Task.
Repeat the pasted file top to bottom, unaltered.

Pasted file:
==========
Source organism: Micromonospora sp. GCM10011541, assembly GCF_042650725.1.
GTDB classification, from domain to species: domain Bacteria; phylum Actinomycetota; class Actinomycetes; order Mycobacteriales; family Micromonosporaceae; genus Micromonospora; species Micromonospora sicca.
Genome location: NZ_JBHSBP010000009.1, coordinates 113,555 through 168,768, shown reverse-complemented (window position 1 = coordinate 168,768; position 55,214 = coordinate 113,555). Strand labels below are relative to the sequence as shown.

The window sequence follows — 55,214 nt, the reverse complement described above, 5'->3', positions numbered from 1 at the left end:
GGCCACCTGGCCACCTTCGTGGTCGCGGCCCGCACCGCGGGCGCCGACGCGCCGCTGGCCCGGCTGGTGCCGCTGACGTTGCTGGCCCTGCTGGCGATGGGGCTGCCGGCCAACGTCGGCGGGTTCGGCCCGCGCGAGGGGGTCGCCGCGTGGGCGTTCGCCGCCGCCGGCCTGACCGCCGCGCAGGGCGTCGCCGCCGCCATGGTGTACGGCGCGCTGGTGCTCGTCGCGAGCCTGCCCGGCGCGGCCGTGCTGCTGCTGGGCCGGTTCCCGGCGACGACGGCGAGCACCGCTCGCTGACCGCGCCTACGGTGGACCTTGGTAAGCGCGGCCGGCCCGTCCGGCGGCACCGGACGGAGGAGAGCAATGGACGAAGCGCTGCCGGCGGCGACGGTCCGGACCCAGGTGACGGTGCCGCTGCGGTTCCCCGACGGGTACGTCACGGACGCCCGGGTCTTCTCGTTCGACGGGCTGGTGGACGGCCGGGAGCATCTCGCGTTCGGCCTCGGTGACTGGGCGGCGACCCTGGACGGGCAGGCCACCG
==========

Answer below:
Source organism: Micromonospora sp. GCM10011541, assembly GCF_042650725.1.
GTDB classification, from domain to species: domain Bacteria; phylum Actinomycetota; class Actinomycetes; order Mycobacteriales; family Micromonosporaceae; genus Micromonospora; species Micromonospora sicca.
Genome location: NZ_JBHSBP010000009.1, coordinates 113,555 through 168,768, shown reverse-complemented (window position 1 = coordinate 168,768; position 55,214 = coordinate 113,555). Strand labels below are relative to the sequence as shown.

The window sequence follows — 55,214 nt, the reverse complement described above, 5'->3', positions numbered from 1 at the left end:
GGCCACCTGGCCACCTTCGTGGTCGCGGCCCGCACCGCGGGCGCCGACGCGCCGCTGGCCCGGCTGGTGCCGCTGACGTTGCTGGCCCTGCTGGCGATGGGGCTGCCGGCCAACGTCGGCGGGTTCGGCCCGCGCGAGGGGGTCGCCGCGTGGGCGTTCGCCGCCGCCGGCCTGACCGCCGCGCAGGGCGTCGCCGCCGCCATGGTGTACGGCGCGCTGGTGCTCGTCGCGAGCCTGCCCGGCGCGGCCGTGCTGCTGCTGGGCCGGTTCCCGGCGACGACGGCGAGCACCGCTCGCTGACCGCGCCTACGGTGGACCTTGGTAAGCGCGGCCGGCCCGTCCGGCGGCACCGGACGGAGGAGAGCAATGGACGAAGCGCTGCCGGCGGCGACGGTCCGGACCCAGGTGACGGTGCCGCTGCGGTTCCCCGACGGGTACGTCACGGACGCCCGGGTCTTCTCGTTCGACGGGCTGGTGGACGGCCGGGAGCATCTCGCGTTCGGCCTCGGTGACTGGGCGGCGACCCTGGACGGGCAGGCCACCG